The Syr Darya: Flowing through the south, this historic river supports agriculture and has been critical to civilizations in the region for thousands of years.
Best Time To Go To Kazakhstan
Kazakhstan experiences a continental climate with distinct seasonal variations. The vastness of the country means that weather can vary significantly from region to region, but here are some general pointers:
Spring (April to June): A beautiful season when the steppe comes alive with wildflowers. The weather is generally mild, making it a good time for outdoor activities and sightseeing.
Summer (July to September): It can be scorching, especially in the south and west. However, it’s an excellent time for trekking in the mountain regions where the temperature is cooler.
Autumn (October to November): The weather is still pleasant, and the changing foliage offers beautiful scenic views, especially in the mountainous areas. It’s also a good time for cultural exploration as it is not too hot in the cities.
Winter (December to March): Harsh and cold, with heavy snow in the mountains, making it ideal for winter sports enthusiasts. However, travel to some regions might be difficult due to snow and ice.
The best time to visit Kazakhstan largely depends on the activities you want to engage in. For general tourism, including cultural and historical exploration, the late spring to early autumn months of May to September is typically considered the optimal window.
During this time, the weather is most conducive to a comfortable travel experience, allowing visitors to fully enjoy the wide array of landscapes and outdoor activities that Kazakhstan has to offer.
Traveling in Kazakhstan
Kazakhstan is generally a safe country for travelers, with a relatively low crime rate. However, as with travel to any destination, it’s important to take precautions and be aware of your surroundings. Here are ten tips for staying safe:
Stay Informed: Before and during your trip, keep an eye on travel advisories from your home country’s foreign affairs department for any updates on safety and security.
Health Precautions: Ensure your vaccinations are up to date, and consider medical insurance that covers international travel. Hospitals in larger cities are better equipped than in rural areas.
Respect Local Laws: Familiarize yourself with local laws and customs. Drug offenses carry severe penalties, and photographing military and government installations can be prohibited.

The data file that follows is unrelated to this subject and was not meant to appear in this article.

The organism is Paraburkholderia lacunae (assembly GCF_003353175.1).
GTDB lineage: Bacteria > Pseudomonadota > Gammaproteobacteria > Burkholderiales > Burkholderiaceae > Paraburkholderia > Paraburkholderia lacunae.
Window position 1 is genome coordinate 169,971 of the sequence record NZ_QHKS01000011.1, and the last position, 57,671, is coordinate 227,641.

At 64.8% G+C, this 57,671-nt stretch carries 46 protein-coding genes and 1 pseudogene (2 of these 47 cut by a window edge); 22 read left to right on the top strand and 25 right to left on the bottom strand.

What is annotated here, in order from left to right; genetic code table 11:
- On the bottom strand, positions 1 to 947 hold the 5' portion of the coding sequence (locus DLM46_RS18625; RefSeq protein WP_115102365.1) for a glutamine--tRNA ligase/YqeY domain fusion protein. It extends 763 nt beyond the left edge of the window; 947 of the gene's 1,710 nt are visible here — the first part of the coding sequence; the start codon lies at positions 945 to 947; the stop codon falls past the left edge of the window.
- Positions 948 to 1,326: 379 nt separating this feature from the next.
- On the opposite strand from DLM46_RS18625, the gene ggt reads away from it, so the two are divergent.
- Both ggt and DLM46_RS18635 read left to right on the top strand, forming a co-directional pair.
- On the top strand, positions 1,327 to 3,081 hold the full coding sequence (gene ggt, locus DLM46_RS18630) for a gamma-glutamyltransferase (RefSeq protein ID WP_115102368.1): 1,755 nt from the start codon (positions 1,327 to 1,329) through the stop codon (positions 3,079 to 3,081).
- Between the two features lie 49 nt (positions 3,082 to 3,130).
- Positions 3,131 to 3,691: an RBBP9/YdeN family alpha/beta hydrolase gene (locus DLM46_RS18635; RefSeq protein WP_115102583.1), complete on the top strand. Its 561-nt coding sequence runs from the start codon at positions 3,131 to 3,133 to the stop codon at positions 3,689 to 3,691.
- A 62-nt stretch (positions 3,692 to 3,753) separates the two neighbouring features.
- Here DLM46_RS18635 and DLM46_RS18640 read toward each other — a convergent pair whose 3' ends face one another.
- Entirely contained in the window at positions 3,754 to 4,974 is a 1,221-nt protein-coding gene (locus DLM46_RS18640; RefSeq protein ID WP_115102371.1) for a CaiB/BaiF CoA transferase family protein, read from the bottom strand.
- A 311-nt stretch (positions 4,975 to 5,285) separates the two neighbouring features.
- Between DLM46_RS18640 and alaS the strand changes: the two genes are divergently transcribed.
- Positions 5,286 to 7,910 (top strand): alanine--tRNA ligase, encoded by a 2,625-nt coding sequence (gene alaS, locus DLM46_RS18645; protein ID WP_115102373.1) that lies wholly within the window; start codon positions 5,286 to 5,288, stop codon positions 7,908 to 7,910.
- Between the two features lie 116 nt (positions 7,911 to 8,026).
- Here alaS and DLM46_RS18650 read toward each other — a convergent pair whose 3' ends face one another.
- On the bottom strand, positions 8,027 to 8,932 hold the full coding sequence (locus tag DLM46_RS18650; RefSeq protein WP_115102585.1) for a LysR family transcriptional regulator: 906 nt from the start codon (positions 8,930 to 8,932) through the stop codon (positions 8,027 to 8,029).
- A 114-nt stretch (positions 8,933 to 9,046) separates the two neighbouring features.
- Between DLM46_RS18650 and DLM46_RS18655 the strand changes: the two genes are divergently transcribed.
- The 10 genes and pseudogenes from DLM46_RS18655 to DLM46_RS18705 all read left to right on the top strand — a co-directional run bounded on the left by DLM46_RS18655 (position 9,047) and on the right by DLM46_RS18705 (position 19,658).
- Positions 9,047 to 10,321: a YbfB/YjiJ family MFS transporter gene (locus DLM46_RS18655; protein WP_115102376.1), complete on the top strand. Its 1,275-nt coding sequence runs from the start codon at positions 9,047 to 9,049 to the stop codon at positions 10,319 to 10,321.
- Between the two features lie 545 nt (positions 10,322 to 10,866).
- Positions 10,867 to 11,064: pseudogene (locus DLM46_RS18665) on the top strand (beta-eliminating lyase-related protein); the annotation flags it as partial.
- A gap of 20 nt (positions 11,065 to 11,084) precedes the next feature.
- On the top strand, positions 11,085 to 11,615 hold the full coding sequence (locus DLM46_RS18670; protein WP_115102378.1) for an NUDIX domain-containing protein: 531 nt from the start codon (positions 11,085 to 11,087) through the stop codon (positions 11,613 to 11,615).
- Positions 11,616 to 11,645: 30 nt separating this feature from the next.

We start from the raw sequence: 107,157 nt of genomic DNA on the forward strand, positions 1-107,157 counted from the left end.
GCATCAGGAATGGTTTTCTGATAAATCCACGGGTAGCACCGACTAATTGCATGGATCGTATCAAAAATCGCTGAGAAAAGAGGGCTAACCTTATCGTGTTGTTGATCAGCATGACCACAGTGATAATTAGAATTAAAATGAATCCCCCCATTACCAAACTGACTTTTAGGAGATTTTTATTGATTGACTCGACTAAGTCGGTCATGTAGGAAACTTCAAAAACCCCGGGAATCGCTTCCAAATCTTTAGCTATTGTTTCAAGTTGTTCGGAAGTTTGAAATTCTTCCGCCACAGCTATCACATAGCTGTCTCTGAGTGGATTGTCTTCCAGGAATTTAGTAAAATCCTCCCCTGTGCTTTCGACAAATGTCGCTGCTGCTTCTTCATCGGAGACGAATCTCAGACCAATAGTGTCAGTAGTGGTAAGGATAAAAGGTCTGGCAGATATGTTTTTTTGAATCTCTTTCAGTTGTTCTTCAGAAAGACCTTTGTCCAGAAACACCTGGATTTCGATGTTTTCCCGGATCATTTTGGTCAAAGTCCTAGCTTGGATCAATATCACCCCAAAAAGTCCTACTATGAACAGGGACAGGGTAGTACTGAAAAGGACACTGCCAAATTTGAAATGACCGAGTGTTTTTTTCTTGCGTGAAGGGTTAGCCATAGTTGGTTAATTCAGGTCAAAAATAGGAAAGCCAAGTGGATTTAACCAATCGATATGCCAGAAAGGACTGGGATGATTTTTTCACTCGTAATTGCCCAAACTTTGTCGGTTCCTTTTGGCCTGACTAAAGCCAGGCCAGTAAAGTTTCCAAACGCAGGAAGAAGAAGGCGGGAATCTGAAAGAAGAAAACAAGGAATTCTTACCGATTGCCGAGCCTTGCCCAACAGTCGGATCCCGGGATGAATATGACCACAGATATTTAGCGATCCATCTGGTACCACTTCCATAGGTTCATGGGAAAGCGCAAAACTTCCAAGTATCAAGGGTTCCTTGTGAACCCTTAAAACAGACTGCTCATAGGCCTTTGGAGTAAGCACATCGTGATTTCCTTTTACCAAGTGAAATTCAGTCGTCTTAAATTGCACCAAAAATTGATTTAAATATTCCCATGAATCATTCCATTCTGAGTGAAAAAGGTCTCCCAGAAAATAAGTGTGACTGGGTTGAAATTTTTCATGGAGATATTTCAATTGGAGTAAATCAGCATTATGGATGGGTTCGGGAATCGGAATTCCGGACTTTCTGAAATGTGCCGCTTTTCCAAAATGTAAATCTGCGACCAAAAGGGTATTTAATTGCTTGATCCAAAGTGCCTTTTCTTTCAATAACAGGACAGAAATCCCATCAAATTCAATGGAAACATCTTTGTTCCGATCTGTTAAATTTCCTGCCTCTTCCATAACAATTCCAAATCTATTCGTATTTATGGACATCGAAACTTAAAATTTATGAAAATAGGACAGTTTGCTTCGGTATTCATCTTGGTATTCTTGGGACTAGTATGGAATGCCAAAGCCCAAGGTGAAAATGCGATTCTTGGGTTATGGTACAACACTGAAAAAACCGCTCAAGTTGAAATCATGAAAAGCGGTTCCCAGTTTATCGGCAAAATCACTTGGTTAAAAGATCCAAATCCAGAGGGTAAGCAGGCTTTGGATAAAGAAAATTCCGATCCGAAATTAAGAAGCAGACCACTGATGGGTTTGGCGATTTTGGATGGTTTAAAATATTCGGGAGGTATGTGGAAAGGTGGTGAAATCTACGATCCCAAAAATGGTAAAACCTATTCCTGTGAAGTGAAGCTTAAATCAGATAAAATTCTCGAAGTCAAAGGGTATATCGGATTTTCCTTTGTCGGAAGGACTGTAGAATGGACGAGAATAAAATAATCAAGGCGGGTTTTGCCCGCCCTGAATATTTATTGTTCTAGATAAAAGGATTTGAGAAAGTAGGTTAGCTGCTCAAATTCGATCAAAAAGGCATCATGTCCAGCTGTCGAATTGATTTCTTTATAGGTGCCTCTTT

Keep Documents Safe: Always have a copy of your passport and visa with you, and keep the originals in a secure location.
Road Safety: Be cautious if you’re driving as roads can be in poor condition and local driving styles may be aggressive. Avoid driving at night outside of cities.
Beware of Petty Crime: Watch out for pickpocketing in crowded places and don’t leave your belongings unattended.
Avoid Unofficial Taxis: Use official taxi services, preferably those that can be booked via phone or app, to avoid being overcharged or taken to the wrong destination.
Alcohol Awareness: Be cautious with alcohol, especially homemade or illegally sold spirits, which can be dangerous.
Travel in Groups: When hiking or exploring remote areas, it’s safer to travel with a guide or in a group.
Emergency Contacts: Keep a list of emergency contacts, including the local police and your embassy, readily accessible.
Getting to & Around Kazakhstan
Travelers to Kazakhstan typically arrive by air, with the main international airports being:
- Nursultan Nazarbayev International Airport in Nur-Sultan (the capital city).
- Almaty International Airport in Almaty (the largest city).
Airlines such as Air Astana and SCAT Airlines operate international and domestic flights.
For regional travel, railways connect major cities, with services operated by Kazakhstan Temir Zholy (KTZ), the national railway company. Buses and marshrutkas (shared minibuses) provide cheaper, although less comfortable, travel options for both intercity and rural destinations.
For getting around cities, there is a mix of public buses, trolleybuses, trams, and in Almaty, a metro system. Ride-hailing apps are available and are a reliable way to hire a taxi.
Kazakhstan offers a range of accommodation options to suit different budgets and preferences. In major cities like Nur-Sultan and Almaty, you can find luxury hotels, international chains, and boutique hotels offering high levels of comfort and amenities. Prices in these establishments can range from moderate to high.
Mid-range hotels provide a good balance of comfort and value, with prices being more accessible while still offering essential services. Budget travelers and backpackers can find hostels in larger cities, and guesthouses are common in smaller towns and rural areas, offering a more local experience often at a lower cost.
Homestays are also an option, particularly in the countryside, and can provide a unique insight into Kazakh culture. For those seeking adventure, eco-resorts and yurt camps are available, particularly in areas of natural beauty, offering a traditional and eco-friendly stay. Prices vary widely depending on the region and the level of luxury, but overall, Kazakhstan can cater to a diverse range of accommodation needs.